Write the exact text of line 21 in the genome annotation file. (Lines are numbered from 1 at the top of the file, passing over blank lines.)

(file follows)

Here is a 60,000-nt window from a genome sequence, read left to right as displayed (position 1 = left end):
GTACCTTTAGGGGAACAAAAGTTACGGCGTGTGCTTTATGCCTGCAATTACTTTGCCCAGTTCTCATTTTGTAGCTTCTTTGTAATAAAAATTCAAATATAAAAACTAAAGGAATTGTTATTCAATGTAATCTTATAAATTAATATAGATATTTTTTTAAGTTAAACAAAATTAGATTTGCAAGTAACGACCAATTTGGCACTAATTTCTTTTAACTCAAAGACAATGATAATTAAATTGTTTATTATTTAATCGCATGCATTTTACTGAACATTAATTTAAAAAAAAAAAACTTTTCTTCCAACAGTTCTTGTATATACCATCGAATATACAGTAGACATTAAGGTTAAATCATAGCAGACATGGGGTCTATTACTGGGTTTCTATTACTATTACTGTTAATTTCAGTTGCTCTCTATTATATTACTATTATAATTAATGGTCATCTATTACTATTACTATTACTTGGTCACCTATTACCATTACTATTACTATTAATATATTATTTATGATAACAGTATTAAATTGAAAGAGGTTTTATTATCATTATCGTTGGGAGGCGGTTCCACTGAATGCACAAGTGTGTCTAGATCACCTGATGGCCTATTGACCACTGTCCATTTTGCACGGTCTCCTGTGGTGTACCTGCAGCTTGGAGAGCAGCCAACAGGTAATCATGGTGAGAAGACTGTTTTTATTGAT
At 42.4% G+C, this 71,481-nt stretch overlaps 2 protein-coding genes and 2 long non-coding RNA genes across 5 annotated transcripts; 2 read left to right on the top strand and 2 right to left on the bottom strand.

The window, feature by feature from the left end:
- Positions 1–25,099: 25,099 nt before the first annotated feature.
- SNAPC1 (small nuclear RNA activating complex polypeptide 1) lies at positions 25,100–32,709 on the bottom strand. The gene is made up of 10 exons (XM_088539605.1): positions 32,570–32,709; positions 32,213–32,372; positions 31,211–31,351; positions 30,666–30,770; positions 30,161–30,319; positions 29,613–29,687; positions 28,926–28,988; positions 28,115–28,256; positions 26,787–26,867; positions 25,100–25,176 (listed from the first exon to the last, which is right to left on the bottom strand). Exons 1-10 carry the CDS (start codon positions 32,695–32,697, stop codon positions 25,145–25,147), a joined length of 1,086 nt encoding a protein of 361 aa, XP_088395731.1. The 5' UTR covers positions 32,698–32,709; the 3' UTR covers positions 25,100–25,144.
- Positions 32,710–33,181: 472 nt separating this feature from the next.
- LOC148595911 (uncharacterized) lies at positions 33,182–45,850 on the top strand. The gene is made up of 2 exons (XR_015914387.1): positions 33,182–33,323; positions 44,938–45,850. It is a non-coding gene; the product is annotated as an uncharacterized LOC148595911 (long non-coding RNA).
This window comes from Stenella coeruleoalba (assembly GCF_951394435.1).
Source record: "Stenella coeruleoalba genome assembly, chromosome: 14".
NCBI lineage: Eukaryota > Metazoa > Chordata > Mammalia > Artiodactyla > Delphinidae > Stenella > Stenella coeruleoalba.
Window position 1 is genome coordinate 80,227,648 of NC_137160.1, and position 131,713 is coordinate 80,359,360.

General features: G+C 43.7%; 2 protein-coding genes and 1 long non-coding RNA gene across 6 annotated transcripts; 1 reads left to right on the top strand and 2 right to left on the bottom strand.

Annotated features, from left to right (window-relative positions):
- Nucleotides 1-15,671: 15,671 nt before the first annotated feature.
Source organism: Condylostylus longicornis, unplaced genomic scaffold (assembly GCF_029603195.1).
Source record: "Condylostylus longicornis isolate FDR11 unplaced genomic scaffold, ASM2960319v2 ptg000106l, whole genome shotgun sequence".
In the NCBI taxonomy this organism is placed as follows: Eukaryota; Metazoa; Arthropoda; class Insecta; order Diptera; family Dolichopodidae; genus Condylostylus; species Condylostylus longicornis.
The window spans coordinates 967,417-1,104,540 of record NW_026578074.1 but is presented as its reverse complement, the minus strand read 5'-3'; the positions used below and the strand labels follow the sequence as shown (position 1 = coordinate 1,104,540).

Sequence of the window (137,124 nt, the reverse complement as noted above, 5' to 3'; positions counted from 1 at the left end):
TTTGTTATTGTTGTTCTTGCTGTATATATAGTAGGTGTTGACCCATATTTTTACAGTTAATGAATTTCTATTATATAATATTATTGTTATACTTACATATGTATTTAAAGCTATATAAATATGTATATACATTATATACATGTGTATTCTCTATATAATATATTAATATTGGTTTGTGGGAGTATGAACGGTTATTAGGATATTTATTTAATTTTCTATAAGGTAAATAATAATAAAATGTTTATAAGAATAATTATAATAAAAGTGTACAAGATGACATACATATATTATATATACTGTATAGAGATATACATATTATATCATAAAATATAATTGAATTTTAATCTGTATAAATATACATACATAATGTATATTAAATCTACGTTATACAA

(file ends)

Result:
TTTGTTATTGTTGTTCTTGCTGTATATATAGTAGGTGTTGACCCATATTTTTACAGTTAATGAATTTCTATTATATAATATTATTGTTATACTTACATATGTATTTAAAGCTATATAAATATGTATATACATTATATACATGTGTATTCTCTATATAATATATTAATATTGGTTTGTGGGAGTATGAACGGTTATTAGGATATTTATTTAATTTTCTATAAGGTAAATAATAATAAAATGTTTATAAGAATAATTATAATAAAAGTGTACAAGATGACATACATATATTATATATACTGTATAGAGATATACATATTATATCATAAAATATAATTGAATTTTAATCTGTATAAATATACATACATAATGTATATTAAATCTACGTTATACAA